Culinary Union Sues Las Vegas Casinos over Health and Safety Concerns

A Las Vegas casino workers union is suing three Strip properties, claiming that unionized employees are not protected properly from coronavirus exposure in their workplace.

The Culinary Union Local 226, which represents some 60,000 housekeepers, cooks, bartenders, valets, and other workers at casino resorts across Las Vegas, filed on Monday a lawsuit in the US District Court in Las Vegas that seeks injunctive relief under the Labor-Management Relations Act for dangerous working conditions.

The lawsuit names The Signature at MGM Grand, Sadelle’s Cafe at the Bellagio, and Guy Fieri Las Vegas Kitchen and Bar at Harrah’s as defendants.

According to the 29-page legal complaint, 19 Culinary Union representatives or members of their family have died from Covid-19-related complications. Nevada’s casinos, including those in Las Vegas, closed in mid-March to help curb the spread of the dangerous coronavirus. The properties reopened June 4.

The lawsuit accuses the three Strip resorts for not taking measures to properly protect employees. According to the legal complaint, workers had direct interaction with unmasked guests and had to deal with staff shortages that forced them to perform a number of different roles.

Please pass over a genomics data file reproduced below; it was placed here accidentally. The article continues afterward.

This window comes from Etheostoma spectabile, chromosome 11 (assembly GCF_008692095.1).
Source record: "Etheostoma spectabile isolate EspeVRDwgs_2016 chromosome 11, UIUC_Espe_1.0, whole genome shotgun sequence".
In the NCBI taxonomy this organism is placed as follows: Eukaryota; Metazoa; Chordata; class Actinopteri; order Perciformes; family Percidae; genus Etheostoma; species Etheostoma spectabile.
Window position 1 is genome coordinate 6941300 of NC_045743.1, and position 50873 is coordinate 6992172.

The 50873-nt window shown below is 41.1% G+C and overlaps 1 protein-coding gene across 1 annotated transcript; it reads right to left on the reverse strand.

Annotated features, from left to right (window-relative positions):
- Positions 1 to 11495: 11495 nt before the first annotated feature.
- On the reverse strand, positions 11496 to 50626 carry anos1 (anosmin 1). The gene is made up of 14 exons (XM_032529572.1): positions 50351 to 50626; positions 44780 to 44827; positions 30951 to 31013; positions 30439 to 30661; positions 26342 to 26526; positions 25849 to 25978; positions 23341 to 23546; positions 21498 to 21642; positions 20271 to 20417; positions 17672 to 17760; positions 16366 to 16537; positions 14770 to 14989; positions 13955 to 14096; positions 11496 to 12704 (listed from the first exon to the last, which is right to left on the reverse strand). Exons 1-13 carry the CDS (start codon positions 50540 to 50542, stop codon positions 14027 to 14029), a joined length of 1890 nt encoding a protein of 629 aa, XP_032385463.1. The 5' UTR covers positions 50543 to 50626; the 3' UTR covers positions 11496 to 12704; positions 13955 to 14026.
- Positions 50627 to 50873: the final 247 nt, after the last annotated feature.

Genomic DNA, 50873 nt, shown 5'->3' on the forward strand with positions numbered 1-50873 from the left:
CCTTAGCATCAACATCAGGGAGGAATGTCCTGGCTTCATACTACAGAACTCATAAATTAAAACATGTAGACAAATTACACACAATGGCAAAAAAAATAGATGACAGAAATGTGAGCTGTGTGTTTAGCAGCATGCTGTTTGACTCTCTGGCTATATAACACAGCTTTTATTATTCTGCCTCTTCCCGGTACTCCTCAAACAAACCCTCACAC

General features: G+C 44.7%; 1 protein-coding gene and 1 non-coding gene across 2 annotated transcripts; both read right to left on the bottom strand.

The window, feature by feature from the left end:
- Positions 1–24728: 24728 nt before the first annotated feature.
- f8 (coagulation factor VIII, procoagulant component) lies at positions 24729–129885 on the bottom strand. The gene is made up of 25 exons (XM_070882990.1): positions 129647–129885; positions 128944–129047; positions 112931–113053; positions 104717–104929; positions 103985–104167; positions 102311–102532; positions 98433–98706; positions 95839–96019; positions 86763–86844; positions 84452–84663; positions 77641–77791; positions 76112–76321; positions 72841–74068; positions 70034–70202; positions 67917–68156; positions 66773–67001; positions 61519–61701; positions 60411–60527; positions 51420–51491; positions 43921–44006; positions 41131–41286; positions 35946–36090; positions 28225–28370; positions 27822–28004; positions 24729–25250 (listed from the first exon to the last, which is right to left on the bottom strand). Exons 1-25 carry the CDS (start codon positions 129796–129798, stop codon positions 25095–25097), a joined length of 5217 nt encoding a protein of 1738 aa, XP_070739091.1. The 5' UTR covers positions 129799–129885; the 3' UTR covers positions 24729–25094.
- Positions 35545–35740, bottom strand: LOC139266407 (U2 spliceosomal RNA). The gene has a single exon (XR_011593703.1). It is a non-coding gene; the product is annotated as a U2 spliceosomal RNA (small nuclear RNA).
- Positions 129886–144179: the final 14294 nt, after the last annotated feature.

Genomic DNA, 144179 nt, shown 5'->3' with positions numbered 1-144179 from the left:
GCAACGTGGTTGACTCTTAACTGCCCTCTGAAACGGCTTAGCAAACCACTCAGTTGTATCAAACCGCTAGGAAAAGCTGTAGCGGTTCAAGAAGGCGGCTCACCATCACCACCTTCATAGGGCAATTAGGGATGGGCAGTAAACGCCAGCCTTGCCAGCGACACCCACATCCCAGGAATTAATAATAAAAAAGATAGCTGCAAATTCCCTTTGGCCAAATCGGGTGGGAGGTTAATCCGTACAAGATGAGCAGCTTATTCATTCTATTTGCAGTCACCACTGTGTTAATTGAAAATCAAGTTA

Last week, Nevada Governor Steve Sisolak issued an order requiring face masks and other face coverings to be worn by everyone in public, including gamblers inside Las Vegas’ resorts. Face masks were only voluntary for guests prior Gov. Sisolak’s order.

Workers Want to Work Safe

Culinary Union Secretary-Treasurer Geoconda Argüello-Kline said Monday that union members “want to work, but they want to work safe and that they are “going to do whatever we need to do to protect these workers, these families, and this community.”

The lawsuit does not directly cite Adolfo Fernandez, a 51-year-old utility porter at Caesars Palace who died last week after contracting Covid-19, but his daughter, Irma Fernandez, said that her father expressed deep fear about the dangerous virus after returning to work and that he was really stressed out.

The civil complaint notes that the three properties “recognized the critical importance of mask-wearing … by requiring their own employees to wear masks at all times”, but despite “overwhelming evidence of the importance of mandating facial coverings by guests in public areas of casinos and hotels […] defendants, along with other casinos and hotels in southern Nevada only ‘encouraged’ guests to wear face masks.”

The lawsuit further said that “this irresponsible act undoubtedly led to spread of Covid-19.” It seeks a court order to force the defendants and other Las Vegas casino resorts to tighten their safety measures to better protect workers from falling ill.

Both Caesars Entertainment Corp. and MGM Resorts International, the companies that own the resorts named in the lawsuit, last week implemented universal mask policies across their properties, making face masks and coverings mandatory for everyone in their properties, including workers, guests, vendors contractors, and passersby.

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